Some Good News in Some Very Bad Weather

(My apologies for the late post – I posted this 3 hours ago but it didn’t publish so I am trying again)

PolEcon’s NH Leading Index jumped from a revised + 3.7 to +13.0 this month. its highest value since January of 2011.  An Index reading of + 13.0 isn’t a signal of robust growth but it is a substantial improvement over much of the past 18 months and if it continues for another month or two it will be a clear sign of a much improved NH economy.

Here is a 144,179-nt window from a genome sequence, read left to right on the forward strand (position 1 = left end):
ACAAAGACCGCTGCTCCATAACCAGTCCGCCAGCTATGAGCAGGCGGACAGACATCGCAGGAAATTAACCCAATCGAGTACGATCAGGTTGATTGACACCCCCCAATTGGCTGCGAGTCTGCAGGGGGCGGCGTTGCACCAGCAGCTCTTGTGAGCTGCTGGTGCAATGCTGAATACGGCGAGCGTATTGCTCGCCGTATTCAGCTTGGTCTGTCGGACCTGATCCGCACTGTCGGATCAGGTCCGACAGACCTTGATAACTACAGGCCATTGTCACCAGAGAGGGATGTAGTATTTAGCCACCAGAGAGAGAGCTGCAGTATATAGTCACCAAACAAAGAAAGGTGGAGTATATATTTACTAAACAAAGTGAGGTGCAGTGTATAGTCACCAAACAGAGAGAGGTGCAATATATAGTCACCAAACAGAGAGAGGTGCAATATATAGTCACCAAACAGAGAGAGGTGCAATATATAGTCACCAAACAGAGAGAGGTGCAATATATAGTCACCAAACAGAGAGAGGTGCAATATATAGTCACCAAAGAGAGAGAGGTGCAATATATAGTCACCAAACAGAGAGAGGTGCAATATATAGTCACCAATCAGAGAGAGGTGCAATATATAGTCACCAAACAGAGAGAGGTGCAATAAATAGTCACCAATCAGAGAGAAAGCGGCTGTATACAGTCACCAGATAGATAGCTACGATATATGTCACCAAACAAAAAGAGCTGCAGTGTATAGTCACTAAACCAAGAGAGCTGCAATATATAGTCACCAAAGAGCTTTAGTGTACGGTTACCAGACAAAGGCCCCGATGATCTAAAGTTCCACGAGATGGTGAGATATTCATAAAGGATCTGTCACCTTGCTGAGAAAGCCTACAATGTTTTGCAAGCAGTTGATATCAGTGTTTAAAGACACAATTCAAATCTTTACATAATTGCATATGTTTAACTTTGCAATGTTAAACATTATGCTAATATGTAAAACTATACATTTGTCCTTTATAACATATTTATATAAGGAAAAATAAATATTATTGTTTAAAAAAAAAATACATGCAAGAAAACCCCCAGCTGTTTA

Weather and electricity permitting, the October edition of the Trend Lines will be emailed or available to read online at    Seven of the nine indicators in the Index improved over the month, with initial claims for unemployment insurance showing an especially large drop.  I prefer initial claims data to the unemployment rate, as it gives greater insight into the near-term direction of the labor market.  I’ve stated in a prior post that I believe job growth in NH will be revised upward, based on aggregate wage and salary growth and the volume of help-wanted advertising in the state.  Declining initial unemployment claims are another indicator that actual  job growth is likely somewhat higher than is currently being reported (NH has seen a few negative year-over-year monthly job growth reports recently). At an average weekly number of claims at 1,400 for the month, it is still much higher than the under 1,000 number that is typically seen during periods of solid job growth, but the number continues its downward trend.  The chart below shows how new claims currently compare with claims during previous periods of growth and recession.  On a three-month moving average basis, the number of new claims in NH  is now about what is was during the short-lived recession of the early 2000s, and compared to the first “great recession” of the early 1990s, it is also about as high now as during that difficult time.  But there is also a larger population in the state and also more employment  so examining initial claims as a percentage of employment in the state provides a better comparison to where the labor market stands today and where it may be heading.  That comparison makes the current labor market appear to be in the early stages of recovery from recession rather than two years removed from the official end of one, but its a sign of recovery nevertheless.

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